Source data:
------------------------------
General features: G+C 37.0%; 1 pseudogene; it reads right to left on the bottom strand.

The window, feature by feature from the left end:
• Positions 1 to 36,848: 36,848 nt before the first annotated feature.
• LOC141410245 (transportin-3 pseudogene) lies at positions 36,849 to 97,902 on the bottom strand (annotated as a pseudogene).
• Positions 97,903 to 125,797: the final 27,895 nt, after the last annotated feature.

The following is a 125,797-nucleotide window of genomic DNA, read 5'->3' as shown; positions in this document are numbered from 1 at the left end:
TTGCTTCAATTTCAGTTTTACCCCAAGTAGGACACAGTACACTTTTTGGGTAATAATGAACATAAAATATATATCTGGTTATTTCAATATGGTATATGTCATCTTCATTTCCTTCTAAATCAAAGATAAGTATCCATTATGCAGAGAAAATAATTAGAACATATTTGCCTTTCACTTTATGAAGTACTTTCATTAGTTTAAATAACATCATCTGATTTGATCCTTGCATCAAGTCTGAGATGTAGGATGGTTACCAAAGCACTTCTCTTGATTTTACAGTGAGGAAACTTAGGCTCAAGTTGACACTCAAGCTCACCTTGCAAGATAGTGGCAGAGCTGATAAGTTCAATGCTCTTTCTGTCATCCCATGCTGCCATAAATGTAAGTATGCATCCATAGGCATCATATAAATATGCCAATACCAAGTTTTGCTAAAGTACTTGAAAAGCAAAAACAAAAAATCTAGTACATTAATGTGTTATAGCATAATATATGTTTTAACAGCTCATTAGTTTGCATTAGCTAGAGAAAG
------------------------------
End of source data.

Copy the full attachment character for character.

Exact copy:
General features: G+C 37.0%; 1 pseudogene; it reads right to left on the bottom strand.

The window, feature by feature from the left end:
• Positions 1 to 36,848: 36,848 nt before the first annotated feature.
• LOC141410245 (transportin-3 pseudogene) lies at positions 36,849 to 97,902 on the bottom strand (annotated as a pseudogene).
• Positions 97,903 to 125,797: the final 27,895 nt, after the last annotated feature.

The following is a 125,797-nucleotide window of genomic DNA, read 5'->3' as shown; positions in this document are numbered from 1 at the left end:
TTGCTTCAATTTCAGTTTTACCCCAAGTAGGACACAGTACACTTTTTGGGTAATAATGAACATAAAATATATATCTGGTTATTTCAATATGGTATATGTCATCTTCATTTCCTTCTAAATCAAAGATAAGTATCCATTATGCAGAGAAAATAATTAGAACATATTTGCCTTTCACTTTATGAAGTACTTTCATTAGTTTAAATAACATCATCTGATTTGATCCTTGCATCAAGTCTGAGATGTAGGATGGTTACCAAAGCACTTCTCTTGATTTTACAGTGAGGAAACTTAGGCTCAAGTTGACACTCAAGCTCACCTTGCAAGATAGTGGCAGAGCTGATAAGTTCAATGCTCTTTCTGTCATCCCATGCTGCCATAAATGTAAGTATGCATCCATAGGCATCATATAAATATGCCAATACCAAGTTTTGCTAAAGTACTTGAAAAGCAAAAACAAAAAATCTAGTACATTAATGTGTTATAGCATAATATATGTTTTAACAGCTCATTAGTTTGCATTAGCTAGAGAAAG